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Setting up a Relayer

To configure the relayer, we will go through the following steps:

Installing Dependencies

The only dependencies for the relayer are Docker and Docker Compose Plugin (≥v2.24.0). You can find the installation instructions here:

https://docs.docker.com/engine/install/#supported-platforms

Click on the operation system of choice. We recommend Ubuntu and follow the relevant instructions like “Install using the apt repository”.

Before going further, check if you have Docker installed, run:

Terminal window
docker compose version

It should return: Docker Compose version v2.24.7 or similar. If it returns a version lower than v2.24.0 or an error, you have done something wrong.

Installing the Relayer

To install the relayer, pull the generalised-relayer repository.

Terminal window
git clone https://github.com/catalystdao/generalised-relayer.git
cd generalised-relayer

We also need to make two copies of the configuration files.

Terminal window
cp config.example.yaml config.production.yaml
cp .env.example .env

Once this has been done, we can go on to configuration.

Configuring the Relayer

We need to edit config.production.yaml with the correct configuration values. Assuming that you initially just want to dip your toes into relaying Generalised Incentives messages, you only have to set global.privateKey and RPCs (chains.[chain].rpc).

Private key

This is a sensitive operation. You will have to generate a private key that will hold the gas for the relayer and relaying rewards. If someone else gets access to this key, they can steal your funds!

For this tutorial we will use Foundry to give us a new address, however, Metamask is also suitable. Using Foundry: cast wallet new will produce an output like:

Terminal window
Successfully created new keypair.
Address: <YOUR_ADDRESS>
Private key: <YOUR_PRIVATE_KEY>

If you haven’t installed Foundry, this command will not work. Instead, use Metamask.

Remember to backup your private key. After backing up your private key add it to the config. It is line number 2:

Terminal window
nano config.production.yaml

It should look something like:

global:
privateKey: '0xf2d04...2369'
logLevel: 'info'
blockDelay: 1
...

where 0xf2d04...23d9 is your privatekey.

RPCs

The relayer comes with default public RPCs, however, these are not competitive, stable, or likely to continue working. By default, the config also contains a lot of chains. You may want to disable some chains depending on your preference.

We recommend an RPC service like Alchemy. If you make an account with Alchemy, you can also get funds for a testnet deployment from their faucets: https://www.alchemy.com/faucets/ethereum-sepolia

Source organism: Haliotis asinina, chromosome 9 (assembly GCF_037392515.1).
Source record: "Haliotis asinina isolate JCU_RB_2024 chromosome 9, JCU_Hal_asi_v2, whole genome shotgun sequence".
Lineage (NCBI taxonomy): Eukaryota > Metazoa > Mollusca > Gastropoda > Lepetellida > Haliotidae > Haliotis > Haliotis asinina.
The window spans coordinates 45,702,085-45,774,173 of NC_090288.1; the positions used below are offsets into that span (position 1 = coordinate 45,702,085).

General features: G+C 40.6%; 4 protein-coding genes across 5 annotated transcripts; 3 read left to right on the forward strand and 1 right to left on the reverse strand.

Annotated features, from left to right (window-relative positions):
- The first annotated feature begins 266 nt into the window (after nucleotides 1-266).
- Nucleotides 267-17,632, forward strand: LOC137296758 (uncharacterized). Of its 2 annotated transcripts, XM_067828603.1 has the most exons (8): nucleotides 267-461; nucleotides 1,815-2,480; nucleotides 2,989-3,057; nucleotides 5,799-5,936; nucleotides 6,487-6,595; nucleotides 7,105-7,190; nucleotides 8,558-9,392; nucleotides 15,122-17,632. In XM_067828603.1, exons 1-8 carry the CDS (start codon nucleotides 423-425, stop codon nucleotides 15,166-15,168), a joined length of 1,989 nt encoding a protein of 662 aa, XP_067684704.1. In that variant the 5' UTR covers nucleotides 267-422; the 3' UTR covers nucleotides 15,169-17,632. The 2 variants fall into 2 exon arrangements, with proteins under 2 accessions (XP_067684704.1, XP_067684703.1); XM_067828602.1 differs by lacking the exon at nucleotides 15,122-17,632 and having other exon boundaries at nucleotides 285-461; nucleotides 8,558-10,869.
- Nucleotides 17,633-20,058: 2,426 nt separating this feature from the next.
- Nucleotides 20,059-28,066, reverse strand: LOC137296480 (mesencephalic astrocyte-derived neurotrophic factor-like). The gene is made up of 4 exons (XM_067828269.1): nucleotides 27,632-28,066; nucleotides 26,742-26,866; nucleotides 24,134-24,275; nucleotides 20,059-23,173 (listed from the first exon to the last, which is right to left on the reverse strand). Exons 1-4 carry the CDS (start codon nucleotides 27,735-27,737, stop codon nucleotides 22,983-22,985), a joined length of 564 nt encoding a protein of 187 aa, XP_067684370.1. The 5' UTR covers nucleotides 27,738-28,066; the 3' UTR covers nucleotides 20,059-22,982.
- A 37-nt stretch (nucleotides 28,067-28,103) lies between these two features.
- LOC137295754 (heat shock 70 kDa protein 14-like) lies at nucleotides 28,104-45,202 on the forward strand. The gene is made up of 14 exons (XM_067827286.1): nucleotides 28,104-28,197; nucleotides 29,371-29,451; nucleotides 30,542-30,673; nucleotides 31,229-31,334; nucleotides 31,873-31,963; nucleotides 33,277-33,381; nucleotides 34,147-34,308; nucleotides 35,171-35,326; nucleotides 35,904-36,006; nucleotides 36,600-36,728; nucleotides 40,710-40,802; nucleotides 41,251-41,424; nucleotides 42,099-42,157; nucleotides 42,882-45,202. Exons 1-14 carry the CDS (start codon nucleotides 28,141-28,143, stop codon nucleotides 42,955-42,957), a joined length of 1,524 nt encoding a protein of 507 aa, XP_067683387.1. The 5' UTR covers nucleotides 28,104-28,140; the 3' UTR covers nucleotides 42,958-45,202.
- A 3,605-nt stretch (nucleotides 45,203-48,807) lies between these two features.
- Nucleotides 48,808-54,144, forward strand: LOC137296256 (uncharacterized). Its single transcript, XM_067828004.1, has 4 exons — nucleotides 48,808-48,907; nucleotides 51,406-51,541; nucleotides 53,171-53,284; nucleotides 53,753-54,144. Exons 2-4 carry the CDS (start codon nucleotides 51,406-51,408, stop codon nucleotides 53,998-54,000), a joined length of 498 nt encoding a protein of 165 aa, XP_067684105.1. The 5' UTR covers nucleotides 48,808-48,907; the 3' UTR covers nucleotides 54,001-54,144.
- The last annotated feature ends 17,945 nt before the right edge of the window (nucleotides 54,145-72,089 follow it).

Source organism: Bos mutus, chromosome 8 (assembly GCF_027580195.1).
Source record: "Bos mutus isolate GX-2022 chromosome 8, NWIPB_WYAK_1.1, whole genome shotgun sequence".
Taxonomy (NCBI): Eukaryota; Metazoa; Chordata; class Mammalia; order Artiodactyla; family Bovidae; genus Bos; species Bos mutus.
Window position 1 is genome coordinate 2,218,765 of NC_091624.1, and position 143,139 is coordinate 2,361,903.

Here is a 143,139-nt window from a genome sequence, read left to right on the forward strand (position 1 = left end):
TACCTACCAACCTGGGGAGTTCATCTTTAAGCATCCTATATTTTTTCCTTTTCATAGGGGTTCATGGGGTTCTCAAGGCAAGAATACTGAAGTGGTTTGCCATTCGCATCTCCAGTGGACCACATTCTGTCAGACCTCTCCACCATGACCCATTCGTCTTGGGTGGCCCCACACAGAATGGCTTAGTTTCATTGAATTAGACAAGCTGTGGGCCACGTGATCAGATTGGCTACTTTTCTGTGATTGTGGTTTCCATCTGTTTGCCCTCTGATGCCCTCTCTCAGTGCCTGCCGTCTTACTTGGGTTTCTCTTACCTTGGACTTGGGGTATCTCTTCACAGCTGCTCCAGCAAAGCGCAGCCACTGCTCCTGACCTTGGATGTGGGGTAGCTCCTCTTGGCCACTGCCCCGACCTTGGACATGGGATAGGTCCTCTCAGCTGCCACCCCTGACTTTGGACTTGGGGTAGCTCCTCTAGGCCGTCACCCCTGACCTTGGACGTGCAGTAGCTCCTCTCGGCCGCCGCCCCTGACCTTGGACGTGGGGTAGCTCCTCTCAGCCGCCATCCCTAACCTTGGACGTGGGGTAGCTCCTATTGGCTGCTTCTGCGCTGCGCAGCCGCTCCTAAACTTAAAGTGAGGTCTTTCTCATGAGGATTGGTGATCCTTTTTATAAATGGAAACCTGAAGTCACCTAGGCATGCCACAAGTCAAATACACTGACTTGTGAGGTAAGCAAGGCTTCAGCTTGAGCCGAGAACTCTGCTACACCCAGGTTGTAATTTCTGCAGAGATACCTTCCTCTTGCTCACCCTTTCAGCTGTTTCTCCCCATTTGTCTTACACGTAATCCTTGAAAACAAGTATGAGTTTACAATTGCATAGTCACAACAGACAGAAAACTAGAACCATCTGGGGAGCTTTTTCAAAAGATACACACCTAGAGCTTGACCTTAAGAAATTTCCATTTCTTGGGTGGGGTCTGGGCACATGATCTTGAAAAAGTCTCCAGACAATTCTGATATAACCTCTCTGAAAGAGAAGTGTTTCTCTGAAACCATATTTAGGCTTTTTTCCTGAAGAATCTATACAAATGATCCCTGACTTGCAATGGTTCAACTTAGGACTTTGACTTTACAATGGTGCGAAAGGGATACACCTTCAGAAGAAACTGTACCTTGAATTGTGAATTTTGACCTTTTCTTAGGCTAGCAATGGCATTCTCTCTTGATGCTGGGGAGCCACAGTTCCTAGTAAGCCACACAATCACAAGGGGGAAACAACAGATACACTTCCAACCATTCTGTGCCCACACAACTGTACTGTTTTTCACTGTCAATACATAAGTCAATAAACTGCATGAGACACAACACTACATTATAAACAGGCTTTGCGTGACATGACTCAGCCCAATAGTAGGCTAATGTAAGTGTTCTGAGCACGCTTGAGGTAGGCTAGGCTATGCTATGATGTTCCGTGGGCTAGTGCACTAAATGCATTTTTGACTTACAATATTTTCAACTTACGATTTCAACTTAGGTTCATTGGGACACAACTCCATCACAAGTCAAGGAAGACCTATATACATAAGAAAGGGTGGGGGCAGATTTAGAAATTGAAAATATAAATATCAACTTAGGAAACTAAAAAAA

Edit the config with your chain configuration, they can be found at the bottom.

Terminal window
nano config.production.yaml

It should look something like this:

...
chains:
- chainId: 11155111
name: "Sepolia"
rpc: "<SEPOLIA_RPC>"
...
- chainId: 421614
name: "Arbitrum Sepolia"
rpc: "<ARB_SEPOLIA_RPC>"
...
- chainId: 11155420
name: "OP Sepolia"
rpc: "<OP_SEPOLIA_RPC>"
...
- chainId: 84532
name: "Base Sepolia"
rpc: "<BASE_SEPOLIA_RPC>"
...

NODE_ENV

The relayer chooses the configuration file based on the env. variable NODE_ENV. So far we have worked with the configuration being named config.production.yaml. As a result, we need to set NODE_ENV appropriately. This is done by running:

Terminal window
export NODE_ENV=production

For simplicity, you can set NODE_ENV across sessions. If you use this machine for other projects don’t do this.

Terminal window
echo "export NODE_ENV=production" >> ~/.bashrc

Running the relayer

When everything has been set, assuming you are within the relayer folder, ~/generalised-relayer, you can start the relayer by running:

Terminal window
docker compose up -d

You can access the log by running:

Terminal window
docker compose logs relayer -fn 100

If you want to stop the relayer you can run

Terminal window
docker compose stop

Updating the Relayer

To update the relayer, we need to pull the latest changes. Run the commands:

Terminal window
git pull
docker compose pull
docker compose up -d

The commands does the following:

  • git pull collects relevant changes to scripts, configs, and other code changes. It is not needed if you continue using the existing config.
  • docker compose pull pulls the latest docker image. This will be applied after a restart.
  • docker-compose up -d restarts the relayer and applies the latest docker image.